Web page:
“Rewarding and engaging” tends to conjure up an internal dialogue in most of us concerning a beautiful and functional user-interface. But it’s not really about that. As Ian points out – “I may know how to get dressed, but it doesn’t mean I’m going to look good”… It’s about the entire solution giving a sense of achievement to the user – “I did something there to help my community out”, along with a process that makes them want to complete the report, to evangelise the system to their friends and family and to create more reports in the future. This has more to do with the emotional journey the user takes. But a beautiful and functional UI on its own does nothing for that journey. It’s the notions of making the local authority accountable, making their actions or inactivity public, engaging directly with them, fostering the sense of teamwork and community – as well as a beautiful and functional UI.

This is why I think LoveCleanStreets is interesting. It has been architected from the ground up with the central tenets of making it rewarding and engaging to use as much from the process of engagement as with the actual machinery of engagement itself, such as a beautiful UI.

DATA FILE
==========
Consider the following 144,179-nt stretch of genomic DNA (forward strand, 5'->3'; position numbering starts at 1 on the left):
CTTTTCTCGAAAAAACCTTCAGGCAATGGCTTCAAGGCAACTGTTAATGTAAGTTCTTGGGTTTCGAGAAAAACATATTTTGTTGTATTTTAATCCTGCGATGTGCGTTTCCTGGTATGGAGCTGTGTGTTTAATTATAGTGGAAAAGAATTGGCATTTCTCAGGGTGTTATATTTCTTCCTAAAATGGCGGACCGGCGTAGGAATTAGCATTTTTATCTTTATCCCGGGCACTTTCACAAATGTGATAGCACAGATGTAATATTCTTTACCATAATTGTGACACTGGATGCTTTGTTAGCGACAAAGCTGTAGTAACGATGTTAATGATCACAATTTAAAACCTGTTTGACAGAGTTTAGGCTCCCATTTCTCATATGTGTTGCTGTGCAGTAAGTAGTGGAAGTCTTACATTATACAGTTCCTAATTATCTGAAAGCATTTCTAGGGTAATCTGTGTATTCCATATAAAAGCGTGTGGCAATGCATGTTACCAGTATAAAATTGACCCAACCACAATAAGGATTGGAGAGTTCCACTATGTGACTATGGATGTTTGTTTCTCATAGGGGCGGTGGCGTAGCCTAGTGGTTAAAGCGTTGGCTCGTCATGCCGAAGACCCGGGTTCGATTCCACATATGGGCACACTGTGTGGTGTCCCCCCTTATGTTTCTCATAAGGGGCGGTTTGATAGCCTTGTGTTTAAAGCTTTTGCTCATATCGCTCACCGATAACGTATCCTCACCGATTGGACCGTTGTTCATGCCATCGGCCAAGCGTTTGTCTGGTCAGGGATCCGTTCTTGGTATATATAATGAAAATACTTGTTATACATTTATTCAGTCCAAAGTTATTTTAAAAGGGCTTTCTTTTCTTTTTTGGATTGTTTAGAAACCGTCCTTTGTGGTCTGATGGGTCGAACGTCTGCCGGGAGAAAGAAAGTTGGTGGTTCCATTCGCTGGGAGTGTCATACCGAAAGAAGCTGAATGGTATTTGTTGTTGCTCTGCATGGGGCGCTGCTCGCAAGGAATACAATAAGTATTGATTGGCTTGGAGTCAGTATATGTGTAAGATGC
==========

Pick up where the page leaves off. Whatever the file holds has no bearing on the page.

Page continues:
There are over 380 local authorities in the UK. If you think about how much community crime is committed across the entire population of 60 million people and over that many authorities the numbers can become quite overwhelming quite fast. But at the start, the authorities and BBits had no idea whether it would be a raging success or something which the public took no interest in. However with the aim of making the solution rewarding and engaging, the very worst experience a user could have would be with an under-resourced application – where not enough compute horsepower was given to the application.

This is where those business profiles of the cloud really come to the fore: On/Off, Predictable Bursting, Unpredictable Bursting and Growing Fast.


Growing Fast is the one that applies in this case. They had no idea if the application would grow fast, how fast it would grow or indeed if it would bomb. If it was going to fail, they needed it to fail-fast and fail-cheap. These are ideas that are discussed in a whitepaper on business agility and the cloud -